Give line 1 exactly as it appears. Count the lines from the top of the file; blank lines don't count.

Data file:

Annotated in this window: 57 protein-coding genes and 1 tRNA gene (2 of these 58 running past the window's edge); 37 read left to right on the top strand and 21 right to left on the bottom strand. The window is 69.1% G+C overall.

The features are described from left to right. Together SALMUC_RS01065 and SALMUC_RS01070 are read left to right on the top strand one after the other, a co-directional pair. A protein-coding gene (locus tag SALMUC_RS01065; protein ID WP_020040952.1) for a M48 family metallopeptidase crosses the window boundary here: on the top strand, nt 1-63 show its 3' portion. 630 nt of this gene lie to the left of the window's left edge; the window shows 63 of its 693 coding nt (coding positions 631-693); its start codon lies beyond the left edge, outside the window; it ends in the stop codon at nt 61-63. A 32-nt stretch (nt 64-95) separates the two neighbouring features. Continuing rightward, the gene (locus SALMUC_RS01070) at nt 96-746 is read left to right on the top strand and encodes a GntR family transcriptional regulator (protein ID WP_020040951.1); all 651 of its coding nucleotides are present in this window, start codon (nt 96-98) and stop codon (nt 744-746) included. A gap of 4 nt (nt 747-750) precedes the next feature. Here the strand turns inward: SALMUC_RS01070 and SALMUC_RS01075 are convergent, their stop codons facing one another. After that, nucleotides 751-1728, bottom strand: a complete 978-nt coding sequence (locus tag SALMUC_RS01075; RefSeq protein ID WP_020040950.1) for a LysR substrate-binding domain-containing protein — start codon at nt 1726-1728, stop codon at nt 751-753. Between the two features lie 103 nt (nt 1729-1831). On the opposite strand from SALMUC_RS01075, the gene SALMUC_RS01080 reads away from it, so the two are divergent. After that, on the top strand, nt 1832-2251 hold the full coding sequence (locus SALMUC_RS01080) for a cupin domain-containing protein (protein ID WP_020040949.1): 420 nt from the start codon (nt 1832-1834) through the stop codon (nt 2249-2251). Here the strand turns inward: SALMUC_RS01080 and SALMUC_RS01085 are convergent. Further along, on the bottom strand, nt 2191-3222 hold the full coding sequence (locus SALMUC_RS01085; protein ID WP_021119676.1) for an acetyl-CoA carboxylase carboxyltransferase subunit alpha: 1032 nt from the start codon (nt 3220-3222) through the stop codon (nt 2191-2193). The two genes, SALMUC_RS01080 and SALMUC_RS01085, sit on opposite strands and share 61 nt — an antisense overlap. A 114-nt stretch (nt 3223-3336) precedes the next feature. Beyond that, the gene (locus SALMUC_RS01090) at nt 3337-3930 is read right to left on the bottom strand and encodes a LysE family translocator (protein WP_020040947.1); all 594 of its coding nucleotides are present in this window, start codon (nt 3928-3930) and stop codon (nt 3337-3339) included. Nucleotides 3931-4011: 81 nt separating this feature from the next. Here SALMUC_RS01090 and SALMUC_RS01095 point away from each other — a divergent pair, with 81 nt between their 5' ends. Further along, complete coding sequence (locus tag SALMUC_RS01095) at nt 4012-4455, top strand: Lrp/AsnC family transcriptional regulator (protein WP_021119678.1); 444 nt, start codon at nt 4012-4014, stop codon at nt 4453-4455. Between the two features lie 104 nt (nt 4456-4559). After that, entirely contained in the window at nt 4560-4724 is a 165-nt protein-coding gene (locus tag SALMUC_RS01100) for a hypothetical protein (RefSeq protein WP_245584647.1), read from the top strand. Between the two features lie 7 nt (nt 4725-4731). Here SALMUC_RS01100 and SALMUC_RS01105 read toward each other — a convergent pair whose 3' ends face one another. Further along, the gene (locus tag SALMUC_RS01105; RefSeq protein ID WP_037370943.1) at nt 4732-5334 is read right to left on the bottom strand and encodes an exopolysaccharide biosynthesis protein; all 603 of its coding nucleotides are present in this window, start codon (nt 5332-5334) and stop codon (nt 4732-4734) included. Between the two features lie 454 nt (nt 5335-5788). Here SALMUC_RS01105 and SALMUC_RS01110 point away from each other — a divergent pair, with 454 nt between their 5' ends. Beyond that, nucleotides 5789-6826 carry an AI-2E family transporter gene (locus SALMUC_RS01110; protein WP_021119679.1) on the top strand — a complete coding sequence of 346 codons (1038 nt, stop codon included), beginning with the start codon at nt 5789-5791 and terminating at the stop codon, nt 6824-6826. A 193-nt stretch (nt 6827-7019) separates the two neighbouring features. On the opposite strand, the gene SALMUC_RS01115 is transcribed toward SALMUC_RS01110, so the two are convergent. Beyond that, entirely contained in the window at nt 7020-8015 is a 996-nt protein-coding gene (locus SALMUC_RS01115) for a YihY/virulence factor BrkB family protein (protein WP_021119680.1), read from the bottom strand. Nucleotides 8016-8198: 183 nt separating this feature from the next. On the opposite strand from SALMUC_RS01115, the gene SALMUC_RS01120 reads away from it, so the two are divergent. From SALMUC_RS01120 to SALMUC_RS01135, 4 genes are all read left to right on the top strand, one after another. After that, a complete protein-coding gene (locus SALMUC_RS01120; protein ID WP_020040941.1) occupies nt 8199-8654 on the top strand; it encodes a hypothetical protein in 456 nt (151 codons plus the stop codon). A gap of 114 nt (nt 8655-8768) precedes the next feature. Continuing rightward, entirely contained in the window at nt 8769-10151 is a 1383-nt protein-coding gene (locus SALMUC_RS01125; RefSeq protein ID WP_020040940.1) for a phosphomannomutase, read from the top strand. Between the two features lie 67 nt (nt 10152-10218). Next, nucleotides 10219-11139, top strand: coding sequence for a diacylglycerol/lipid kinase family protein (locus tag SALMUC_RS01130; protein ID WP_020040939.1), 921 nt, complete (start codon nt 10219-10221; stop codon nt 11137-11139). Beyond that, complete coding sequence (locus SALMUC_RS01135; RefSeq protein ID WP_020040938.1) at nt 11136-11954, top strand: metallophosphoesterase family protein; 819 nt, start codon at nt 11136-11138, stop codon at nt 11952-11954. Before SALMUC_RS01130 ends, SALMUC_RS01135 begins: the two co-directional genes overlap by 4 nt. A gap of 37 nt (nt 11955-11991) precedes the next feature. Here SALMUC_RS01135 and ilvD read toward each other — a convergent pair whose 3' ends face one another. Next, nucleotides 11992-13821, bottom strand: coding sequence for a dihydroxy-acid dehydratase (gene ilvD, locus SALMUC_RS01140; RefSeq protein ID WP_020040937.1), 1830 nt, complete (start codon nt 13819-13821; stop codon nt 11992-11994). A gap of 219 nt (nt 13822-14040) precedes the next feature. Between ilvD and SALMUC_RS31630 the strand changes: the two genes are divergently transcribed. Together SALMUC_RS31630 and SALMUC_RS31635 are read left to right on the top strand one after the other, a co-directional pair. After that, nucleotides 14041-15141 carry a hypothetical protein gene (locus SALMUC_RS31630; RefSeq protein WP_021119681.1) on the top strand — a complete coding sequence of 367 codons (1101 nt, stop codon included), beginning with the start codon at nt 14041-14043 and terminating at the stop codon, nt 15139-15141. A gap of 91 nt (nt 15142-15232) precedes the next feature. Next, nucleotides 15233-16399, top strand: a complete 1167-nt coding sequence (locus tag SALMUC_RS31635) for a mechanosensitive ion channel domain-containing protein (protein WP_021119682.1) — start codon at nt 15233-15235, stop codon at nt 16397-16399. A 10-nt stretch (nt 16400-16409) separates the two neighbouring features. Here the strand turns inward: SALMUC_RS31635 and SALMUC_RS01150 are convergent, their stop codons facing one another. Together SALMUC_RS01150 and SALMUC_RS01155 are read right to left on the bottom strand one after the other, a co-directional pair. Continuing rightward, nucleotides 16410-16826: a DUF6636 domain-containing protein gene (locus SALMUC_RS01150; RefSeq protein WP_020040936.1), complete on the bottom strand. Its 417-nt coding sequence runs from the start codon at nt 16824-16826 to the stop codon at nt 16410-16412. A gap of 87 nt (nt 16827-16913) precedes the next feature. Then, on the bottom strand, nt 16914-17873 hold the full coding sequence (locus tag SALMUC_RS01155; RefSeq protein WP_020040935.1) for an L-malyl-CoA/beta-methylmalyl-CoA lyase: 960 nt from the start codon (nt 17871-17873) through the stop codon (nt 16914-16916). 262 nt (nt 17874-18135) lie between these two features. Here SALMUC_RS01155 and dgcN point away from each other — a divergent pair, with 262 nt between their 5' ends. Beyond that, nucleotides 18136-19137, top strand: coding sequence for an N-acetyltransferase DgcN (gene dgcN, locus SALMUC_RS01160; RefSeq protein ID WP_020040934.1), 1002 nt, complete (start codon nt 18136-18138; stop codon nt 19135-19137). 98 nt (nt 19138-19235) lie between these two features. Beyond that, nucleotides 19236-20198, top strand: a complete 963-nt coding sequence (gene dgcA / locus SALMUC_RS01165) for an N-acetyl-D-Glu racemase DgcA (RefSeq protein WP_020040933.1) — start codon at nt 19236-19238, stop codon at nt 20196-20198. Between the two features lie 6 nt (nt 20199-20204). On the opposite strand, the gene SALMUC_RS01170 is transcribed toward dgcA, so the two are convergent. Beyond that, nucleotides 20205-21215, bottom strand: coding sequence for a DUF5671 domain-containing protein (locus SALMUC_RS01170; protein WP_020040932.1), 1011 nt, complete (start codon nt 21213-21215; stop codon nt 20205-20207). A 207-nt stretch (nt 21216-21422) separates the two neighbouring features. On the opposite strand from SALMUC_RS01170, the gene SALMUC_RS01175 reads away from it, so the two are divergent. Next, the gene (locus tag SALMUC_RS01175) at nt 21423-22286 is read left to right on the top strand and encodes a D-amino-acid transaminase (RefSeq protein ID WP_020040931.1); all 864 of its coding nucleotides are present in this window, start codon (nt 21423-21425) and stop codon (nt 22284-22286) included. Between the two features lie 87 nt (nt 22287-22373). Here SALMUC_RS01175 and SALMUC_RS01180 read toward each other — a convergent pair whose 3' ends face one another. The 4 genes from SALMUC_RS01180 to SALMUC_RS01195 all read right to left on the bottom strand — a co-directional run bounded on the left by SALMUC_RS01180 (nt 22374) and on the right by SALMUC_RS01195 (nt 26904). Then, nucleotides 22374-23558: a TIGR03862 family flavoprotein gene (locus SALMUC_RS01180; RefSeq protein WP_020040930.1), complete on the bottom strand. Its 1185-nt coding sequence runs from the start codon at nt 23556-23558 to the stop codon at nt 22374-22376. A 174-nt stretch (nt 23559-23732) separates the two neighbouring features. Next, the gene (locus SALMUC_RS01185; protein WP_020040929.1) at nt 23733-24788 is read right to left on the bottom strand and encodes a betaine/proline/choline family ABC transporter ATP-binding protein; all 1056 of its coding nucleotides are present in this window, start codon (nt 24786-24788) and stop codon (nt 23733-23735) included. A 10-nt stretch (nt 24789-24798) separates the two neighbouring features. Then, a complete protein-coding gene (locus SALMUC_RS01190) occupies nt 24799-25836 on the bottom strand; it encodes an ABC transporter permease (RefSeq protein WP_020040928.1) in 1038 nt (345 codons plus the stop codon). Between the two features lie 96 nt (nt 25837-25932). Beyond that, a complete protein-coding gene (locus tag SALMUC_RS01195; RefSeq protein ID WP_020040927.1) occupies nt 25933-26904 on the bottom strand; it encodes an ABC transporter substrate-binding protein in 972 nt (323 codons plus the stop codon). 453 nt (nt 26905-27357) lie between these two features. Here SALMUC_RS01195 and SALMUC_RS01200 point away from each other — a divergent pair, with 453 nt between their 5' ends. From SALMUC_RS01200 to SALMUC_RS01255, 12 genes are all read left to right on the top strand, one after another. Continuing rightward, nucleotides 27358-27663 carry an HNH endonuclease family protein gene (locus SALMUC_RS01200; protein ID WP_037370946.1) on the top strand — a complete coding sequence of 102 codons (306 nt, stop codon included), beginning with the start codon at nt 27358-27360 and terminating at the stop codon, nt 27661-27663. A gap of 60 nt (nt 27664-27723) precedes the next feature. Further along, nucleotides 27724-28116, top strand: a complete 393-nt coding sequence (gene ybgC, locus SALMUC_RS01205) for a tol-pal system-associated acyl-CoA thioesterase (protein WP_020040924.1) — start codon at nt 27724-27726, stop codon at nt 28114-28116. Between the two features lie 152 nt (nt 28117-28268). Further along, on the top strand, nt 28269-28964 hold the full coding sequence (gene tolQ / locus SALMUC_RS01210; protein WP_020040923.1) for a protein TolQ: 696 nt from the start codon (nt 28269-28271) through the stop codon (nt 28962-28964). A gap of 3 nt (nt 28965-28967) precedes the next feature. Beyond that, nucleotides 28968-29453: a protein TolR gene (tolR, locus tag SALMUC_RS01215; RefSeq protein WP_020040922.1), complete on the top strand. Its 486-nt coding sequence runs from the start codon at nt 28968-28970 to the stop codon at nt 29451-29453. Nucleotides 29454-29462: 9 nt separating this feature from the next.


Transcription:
Annotated in this window: 57 protein-coding genes and 1 tRNA gene (2 of these 58 running past the window's edge); 37 read left to right on the top strand and 21 right to left on the bottom strand. The window is 69.1% G+C overall.